Open Access

Peer-reviewed

Research Article

Main Article Content

Ahmed Dahiru Balamicorresponding author
Garba Sambo

Abstract

Tricycles form an important part of the intra-city transport system, following the ban placed on motorcycles in Maiduguri, Nigeria.  However, no previous studies have been conducted to assess the occurrence of accidents among them. The objective of this study was to determine the prevalence of road accidents, near-misses, and their associated factors among commercial tricycle drivers in Maiduguri. A cross-sectional study was conducted among registered commercial tricycle drivers in Maiduguri who had been in the business for at least a year. Data was collected through face-to-face interviews, using a structured questionnaire, and was subjected to bivariate and multivariate analysis using SPSS. The prevalence of road accidents and near misses were 46% and 50.3% respectively. Only six (3.9%) of respondents who had experienced a near-miss mentioned that they occurred while they were fully awake; during clear weather; and on a smooth, broad, and non-congested road. All the others had experienced the near miss under an unfavourable weather, road, and/or while feeling sleepy. In the bivariate analysis, only psycho-active substance use (χ2=3.941; df=1; p=0.047) and having experienced more than one near miss (χ2=31.807; df=1; p<0.001) were significantly associated with having an accidents. However, in the multivariate analysis, having experienced more than one near miss was the only factor which significantly predicted having an accident (OR=2.89 95% CI: 1.64-5.09; p<0.001). There is a need to conduct further intervention studies to determine the effectiveness of intervention measures in reducing accident rates among these tricycle drivers.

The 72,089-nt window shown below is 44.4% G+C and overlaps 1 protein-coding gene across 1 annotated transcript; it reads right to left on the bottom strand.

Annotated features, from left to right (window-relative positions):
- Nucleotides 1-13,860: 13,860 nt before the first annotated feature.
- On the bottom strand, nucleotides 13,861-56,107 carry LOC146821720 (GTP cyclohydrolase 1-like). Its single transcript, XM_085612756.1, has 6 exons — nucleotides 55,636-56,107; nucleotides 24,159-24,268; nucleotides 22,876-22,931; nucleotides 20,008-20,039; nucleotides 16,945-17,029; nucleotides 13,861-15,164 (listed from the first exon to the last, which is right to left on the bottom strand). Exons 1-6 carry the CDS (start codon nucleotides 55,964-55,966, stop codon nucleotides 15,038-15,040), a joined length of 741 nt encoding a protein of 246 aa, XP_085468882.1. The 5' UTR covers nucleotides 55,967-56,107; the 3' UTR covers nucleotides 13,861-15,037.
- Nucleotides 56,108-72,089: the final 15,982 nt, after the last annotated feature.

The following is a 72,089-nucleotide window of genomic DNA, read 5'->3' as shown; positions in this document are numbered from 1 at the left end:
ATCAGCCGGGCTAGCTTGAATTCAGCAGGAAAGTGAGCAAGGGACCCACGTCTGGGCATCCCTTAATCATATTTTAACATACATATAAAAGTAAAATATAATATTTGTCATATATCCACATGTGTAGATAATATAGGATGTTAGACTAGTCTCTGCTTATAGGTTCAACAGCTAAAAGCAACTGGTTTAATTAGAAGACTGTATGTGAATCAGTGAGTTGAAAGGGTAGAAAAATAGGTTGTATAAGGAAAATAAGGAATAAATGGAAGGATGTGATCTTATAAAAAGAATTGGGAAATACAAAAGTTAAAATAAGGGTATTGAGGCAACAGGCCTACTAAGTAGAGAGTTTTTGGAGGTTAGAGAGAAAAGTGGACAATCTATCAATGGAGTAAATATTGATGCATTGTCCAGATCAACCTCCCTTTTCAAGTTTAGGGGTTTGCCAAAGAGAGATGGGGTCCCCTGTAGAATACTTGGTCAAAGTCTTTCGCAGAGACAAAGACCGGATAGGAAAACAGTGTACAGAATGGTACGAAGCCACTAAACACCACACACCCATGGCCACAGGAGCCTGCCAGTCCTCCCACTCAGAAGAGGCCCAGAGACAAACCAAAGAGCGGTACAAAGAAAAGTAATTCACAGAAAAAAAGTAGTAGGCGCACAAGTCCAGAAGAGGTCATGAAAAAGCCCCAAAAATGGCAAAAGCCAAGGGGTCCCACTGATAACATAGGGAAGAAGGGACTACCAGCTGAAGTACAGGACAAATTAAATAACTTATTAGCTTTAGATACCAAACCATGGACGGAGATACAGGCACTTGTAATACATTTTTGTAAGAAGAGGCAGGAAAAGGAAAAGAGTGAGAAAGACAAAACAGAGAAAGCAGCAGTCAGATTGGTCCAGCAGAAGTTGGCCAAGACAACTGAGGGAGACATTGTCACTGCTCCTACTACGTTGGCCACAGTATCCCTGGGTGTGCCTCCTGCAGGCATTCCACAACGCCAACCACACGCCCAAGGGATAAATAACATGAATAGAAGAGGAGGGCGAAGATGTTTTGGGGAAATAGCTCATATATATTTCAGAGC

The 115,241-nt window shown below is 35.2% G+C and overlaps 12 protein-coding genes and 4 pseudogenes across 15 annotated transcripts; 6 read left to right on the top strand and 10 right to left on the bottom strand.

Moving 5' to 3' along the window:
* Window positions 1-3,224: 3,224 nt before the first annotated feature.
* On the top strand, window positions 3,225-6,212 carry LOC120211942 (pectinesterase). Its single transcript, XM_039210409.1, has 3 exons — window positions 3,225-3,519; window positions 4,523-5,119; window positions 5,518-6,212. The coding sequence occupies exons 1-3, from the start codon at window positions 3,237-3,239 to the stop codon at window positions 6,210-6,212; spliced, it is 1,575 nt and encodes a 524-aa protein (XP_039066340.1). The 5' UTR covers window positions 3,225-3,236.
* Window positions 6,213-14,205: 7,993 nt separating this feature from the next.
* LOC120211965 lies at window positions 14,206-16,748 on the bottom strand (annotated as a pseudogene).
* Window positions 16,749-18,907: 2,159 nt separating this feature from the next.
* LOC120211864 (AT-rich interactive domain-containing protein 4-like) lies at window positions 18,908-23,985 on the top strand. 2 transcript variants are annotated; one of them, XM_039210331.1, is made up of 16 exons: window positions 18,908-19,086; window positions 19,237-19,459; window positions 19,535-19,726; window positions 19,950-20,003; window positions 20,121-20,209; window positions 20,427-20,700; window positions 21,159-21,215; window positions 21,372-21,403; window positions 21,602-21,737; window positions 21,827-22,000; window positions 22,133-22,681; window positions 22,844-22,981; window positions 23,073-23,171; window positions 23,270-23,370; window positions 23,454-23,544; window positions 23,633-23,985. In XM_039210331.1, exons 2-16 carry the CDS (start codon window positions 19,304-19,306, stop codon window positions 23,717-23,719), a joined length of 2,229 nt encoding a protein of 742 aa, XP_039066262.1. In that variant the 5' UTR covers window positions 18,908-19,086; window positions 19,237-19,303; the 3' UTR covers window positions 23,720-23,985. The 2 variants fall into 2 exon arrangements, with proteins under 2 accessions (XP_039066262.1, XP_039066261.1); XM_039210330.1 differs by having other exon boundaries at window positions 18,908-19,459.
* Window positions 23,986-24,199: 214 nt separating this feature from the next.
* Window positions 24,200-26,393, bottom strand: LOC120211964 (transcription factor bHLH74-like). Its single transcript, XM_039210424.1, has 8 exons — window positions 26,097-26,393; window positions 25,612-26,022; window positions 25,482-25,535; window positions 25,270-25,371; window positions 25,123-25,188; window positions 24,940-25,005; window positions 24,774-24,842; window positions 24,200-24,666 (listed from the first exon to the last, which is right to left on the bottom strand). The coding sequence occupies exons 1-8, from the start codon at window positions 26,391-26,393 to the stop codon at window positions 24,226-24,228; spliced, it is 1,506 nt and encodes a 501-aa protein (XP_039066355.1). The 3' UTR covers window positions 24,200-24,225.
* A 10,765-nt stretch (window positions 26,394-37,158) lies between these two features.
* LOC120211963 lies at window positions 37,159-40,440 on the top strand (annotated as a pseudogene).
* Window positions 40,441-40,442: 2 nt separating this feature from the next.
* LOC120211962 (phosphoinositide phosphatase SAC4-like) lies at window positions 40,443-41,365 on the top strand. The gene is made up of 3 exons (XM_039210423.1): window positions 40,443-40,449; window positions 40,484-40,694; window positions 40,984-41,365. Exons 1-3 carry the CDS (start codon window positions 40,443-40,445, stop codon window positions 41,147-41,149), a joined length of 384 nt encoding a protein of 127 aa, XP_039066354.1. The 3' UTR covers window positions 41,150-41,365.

Keywords
road accident, near-miss, tricycle, vehicular factors, driver factors

Article Details

How to Cite
Dahiru Balami, A., & Sambo, G. (2019). Road traffic accidents, near-misses and their associated factors among commercial tricycle drivers in a Nigerian city. Health and Environment, 1(1), 1-8. https://doi.org/10.25082/HE.2019.01.001

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